Redskins trade up, pick McIntosh 35th


ASHBURN, Va. -- When Miami linebacker Roger "Rocky" McIntosh paid a visit to the Washington Redskins a couple of months ago, he had a good feeling about his potential employer.

"I spent a lot of time when I was there, and it was nothing but positive things that they said about me," McIntosh said. "They really showed that they cared about me."

It turns out that McIntosh wasn't kidding. Not content to wait until the latter half of the second round to make their first move in the NFL draft yesterday, the Redskins acquired the 35th overall pick from the New York Jets and took McIntosh.

Washington surrendered the 53rd choice, a sixth-round slot (No. 189) and next year's second-round selection to the Jets, but added a player who could replace former Pro Bowl player LaVar Arrington at the weakside linebacker position.

McIntosh, 6 feet 2, 237 pounds, is regarded as a fast defender who likes to attack the line of scrimmage. Versatile enough to stuff a running back in the gap or follow a tight end in coverage, McIntosh is expected to compete with veterans Warrick Holdman and Chris Clemons for the opportunity to start with linebackers Lemar Marshall and Marcus Washington in assistant head coach Gregg Williams' 4-3 scheme.

"Obviously, the spot on our team where we were the thinnest would be linebacker," head coach and team president Joe Gibbs said. "We feel like he has a lot of flexibility from the standpoint that we think he could play any of the three [linebacking] spots. ... He is very smart, and we think he is capable of doing that."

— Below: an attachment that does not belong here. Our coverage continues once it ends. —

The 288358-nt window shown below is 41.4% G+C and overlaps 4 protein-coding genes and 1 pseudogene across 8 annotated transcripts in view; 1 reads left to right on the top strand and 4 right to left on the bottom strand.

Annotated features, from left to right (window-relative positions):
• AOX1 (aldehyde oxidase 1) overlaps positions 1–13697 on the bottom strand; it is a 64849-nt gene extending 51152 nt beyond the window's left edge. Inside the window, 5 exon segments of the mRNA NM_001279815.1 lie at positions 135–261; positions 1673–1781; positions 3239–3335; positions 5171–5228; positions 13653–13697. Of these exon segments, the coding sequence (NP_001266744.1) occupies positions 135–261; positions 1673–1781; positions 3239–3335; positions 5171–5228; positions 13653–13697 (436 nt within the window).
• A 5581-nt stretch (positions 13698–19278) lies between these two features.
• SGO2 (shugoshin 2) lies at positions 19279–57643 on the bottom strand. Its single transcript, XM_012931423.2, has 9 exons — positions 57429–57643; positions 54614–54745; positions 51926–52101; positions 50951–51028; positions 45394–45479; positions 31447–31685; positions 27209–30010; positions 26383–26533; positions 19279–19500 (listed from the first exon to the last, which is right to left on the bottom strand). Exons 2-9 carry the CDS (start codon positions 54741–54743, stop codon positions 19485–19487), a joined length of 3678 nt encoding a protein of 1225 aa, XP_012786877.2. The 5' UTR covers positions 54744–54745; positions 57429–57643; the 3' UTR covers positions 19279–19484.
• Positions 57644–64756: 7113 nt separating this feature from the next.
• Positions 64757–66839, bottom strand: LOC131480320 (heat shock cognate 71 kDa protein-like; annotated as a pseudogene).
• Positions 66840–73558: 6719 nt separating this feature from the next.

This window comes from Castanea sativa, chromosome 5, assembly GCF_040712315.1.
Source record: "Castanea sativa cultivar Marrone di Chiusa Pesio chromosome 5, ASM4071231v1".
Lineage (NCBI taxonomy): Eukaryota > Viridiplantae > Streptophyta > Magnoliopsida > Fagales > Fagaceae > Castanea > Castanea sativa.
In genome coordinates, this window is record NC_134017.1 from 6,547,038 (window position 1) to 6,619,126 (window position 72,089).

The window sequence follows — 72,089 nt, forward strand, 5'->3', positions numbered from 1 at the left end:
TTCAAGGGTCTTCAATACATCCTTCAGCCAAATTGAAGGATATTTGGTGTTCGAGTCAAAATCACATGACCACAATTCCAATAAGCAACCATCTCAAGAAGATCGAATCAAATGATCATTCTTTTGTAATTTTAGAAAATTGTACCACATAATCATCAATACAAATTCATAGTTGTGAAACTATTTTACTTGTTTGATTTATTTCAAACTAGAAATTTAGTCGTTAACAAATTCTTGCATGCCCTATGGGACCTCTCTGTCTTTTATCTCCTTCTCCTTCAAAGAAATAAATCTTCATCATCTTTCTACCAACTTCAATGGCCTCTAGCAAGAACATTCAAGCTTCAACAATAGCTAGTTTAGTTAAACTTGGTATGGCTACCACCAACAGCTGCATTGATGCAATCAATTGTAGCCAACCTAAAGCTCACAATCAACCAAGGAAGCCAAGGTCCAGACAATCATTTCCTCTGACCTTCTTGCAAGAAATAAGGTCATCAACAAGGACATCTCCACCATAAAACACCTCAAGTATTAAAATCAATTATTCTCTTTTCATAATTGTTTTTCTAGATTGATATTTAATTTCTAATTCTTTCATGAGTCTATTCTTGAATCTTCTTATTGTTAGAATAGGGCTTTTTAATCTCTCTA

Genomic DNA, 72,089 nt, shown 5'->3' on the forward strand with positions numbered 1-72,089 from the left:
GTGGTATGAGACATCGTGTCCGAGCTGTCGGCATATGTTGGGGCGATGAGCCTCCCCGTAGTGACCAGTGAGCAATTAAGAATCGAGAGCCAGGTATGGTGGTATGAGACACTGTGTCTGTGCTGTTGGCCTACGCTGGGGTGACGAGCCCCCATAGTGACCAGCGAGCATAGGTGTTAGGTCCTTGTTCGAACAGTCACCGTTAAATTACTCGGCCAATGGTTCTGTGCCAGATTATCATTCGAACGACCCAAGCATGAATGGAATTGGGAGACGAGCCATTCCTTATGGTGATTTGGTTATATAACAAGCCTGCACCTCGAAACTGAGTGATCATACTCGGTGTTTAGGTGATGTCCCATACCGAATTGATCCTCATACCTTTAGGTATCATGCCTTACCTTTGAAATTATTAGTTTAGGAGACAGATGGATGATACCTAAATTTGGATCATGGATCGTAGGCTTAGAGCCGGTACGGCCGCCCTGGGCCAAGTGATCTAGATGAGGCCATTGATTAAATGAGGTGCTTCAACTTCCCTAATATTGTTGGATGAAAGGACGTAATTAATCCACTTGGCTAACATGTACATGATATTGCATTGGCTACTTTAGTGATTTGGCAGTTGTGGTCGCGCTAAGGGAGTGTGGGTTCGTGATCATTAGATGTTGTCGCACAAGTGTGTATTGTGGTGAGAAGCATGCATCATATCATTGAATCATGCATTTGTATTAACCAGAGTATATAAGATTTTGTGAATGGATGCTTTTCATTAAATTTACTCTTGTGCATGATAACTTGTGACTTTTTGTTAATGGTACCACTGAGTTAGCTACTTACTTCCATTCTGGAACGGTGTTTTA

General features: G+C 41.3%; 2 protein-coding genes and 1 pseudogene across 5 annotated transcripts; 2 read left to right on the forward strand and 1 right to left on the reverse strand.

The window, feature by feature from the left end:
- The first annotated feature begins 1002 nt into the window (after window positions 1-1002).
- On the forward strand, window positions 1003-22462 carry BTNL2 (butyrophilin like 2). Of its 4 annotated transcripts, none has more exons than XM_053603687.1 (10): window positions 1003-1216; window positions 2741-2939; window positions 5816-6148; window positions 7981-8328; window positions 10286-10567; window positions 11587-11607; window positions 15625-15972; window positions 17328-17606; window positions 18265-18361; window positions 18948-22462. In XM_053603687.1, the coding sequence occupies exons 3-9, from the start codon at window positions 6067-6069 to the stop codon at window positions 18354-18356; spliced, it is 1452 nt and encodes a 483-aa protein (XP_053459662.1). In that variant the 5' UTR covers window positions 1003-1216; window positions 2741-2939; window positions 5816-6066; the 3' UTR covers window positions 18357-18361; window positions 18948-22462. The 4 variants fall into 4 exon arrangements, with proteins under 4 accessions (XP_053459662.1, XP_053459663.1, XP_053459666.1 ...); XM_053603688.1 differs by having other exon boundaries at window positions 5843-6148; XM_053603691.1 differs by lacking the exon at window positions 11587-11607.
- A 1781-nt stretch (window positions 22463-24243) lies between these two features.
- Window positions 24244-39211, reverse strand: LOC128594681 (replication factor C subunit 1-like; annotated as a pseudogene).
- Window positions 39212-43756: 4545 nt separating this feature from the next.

McIntosh's durability and strength have been of concern among draft experts but did not bother the Redskins.

"We made up our mind that if it got down to the end of the first round that we would like to try and move," Gibbs said. "We didn't feel like we were going to get him at 53."

In four seasons at Miami, McIntosh was credited with 266 tackles (including 32 behind the line of scrimmage), 9 1/2 sacks, three forced fumbles and two recoveries.

But what impressed Gibbs and other team officials was McIntosh's intelligence. The 24-year-old has a degree in criminology and is working toward two others in African-American studies and English and scored a 29 on the Wonderlic Test (the average score is 21).

McIntosh joins former Hurricanes Sean Taylor, Clinton Portis and Santana Moss in Washington.

"I'm kind of quiet," he said, alluding to the bad-boy reputation the Hurricanes once had. "I love playing football and I'm going to go out there and do my job."

Baltimore Sun Articles
Please note the green-lined linked article text has been applied commercially without any involvement from our newsroom editors, reporters or any other editorial staff.